An evangelical church which stages its Sunday services at the Fairfield Halls is under investigation by the Charity Commission over its use of £280,000 of charitable funds.
The charity regulator stepped in three months ago with a statutory inquiry after the church’s auditor qualified its accounts for the year to the end of September 2013. “Qualified accounts” are usually issued when auditors are dissatisfied with the financial records or evidence of how an organisation’s money has been handled.
Last week, the Charity Commission handed the interim management of the church’s affairs to staff from law firm DWF, with instructions to review Rhema’s governance.
In September, the Charity Commission said: “The Commission has been engaging with the charity as part of an operational compliance case since February 2015, after the charity’s auditor qualified its accounts for the year ended September 2013. The accounts and annual return were filed late and the auditor qualified the accounts on the basis that they had been unable to obtain sufficient audit evidence to quantify how much of the expenditure incurred on the charity’s credit cards of £203,707, and petty cash expenditure of £76,161, was incurred in accordance with the fulfilment of its objects. This included £86,055 relating to overseas development workshops. This raises regulatory concerns that charitable funds may have been misapplied.”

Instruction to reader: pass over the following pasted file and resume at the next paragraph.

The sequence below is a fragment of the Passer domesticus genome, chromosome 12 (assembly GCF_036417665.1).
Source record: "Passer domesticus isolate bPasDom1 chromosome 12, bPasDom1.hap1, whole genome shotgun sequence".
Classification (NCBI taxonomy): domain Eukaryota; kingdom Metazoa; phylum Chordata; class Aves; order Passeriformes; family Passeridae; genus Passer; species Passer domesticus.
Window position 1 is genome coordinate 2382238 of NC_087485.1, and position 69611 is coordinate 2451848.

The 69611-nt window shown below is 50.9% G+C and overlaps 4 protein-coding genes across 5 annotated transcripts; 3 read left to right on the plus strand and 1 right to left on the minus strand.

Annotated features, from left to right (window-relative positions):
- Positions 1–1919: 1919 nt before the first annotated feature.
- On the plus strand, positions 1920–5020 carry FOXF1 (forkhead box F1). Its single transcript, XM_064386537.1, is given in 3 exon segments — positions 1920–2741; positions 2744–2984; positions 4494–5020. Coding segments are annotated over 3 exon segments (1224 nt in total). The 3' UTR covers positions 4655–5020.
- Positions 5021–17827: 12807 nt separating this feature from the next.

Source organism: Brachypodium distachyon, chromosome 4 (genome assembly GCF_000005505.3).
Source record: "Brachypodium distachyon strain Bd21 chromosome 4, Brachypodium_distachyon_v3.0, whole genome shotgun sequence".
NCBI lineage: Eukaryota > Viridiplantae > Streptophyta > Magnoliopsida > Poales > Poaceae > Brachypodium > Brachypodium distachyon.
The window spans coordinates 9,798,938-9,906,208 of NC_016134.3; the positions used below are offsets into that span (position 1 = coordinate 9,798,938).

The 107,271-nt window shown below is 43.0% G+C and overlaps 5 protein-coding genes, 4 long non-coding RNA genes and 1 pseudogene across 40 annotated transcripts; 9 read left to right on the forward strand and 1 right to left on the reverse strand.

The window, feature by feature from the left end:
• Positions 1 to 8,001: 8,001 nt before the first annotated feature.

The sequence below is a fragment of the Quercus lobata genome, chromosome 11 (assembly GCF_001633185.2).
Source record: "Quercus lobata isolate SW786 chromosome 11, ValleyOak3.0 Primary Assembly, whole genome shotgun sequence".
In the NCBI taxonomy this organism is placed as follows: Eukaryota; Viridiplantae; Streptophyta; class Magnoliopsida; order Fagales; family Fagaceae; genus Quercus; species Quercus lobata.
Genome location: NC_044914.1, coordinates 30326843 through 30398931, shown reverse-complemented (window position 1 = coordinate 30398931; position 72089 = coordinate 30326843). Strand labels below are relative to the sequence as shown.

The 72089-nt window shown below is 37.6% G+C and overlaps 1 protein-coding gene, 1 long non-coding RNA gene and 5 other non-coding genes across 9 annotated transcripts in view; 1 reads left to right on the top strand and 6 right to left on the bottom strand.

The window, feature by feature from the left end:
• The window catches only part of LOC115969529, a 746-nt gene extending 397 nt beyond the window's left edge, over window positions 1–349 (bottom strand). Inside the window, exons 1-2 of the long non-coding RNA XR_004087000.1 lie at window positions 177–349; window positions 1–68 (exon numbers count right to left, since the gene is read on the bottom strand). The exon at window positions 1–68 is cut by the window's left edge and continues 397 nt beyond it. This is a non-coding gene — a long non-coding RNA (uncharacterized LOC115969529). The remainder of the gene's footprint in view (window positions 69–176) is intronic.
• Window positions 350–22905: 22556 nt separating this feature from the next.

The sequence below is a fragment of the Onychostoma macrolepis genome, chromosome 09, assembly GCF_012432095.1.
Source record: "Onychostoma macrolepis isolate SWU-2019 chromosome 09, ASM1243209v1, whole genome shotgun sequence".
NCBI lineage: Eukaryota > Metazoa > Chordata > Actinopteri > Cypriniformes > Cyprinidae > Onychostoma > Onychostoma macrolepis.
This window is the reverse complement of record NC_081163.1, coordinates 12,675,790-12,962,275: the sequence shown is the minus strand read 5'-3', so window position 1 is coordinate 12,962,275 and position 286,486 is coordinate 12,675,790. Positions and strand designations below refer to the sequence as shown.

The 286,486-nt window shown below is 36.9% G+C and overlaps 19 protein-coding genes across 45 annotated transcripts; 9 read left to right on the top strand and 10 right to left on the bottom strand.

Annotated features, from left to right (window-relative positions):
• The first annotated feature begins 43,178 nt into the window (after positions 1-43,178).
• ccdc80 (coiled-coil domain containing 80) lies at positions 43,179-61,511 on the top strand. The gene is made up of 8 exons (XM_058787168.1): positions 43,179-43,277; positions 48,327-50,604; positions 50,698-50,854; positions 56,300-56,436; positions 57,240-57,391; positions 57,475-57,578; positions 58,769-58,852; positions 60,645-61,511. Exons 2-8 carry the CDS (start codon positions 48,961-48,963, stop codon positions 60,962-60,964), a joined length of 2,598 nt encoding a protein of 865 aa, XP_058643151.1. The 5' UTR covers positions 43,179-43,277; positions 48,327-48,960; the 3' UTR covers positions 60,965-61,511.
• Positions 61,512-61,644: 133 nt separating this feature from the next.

Rhema London was founded 25 years ago by a South African couple. According to the Rhema Church’s website, “Pastors Martin and Sandy Phelps were truly sent by God from South Africa to found Rhema Church London in 1991. The hand of God has been the force behind the success of this church as it grows from strength to strength.”
Past accounts have shown that the church, which operates a PO Box in Caterham, has an annual income of nearly £1 million. The church’s 2014 accounts are overdue and yet to be filed.
In a Charity Commission statement last week, it was said that interim managers were appointed to “control of and protect the charity’s assets”. They will also review the church’s internal financial controls and policies, its overseas activities and its arrangements with people working on its behalf.
“The review will also examine whether there has been (and, if so, to what extent) any breach of duty and/or trust by the charity trustees in relation to the operation of the charity, and what steps may be necessary and in the best interests of the charity to regularise any breaches of duty and/or trust,” the Commission said. The interim management will also ensure that the charity’s accounts are filed.
The church’s activities are understood to be continuing as usual, including the well-attended Sunday services at the Fairfield Halls.
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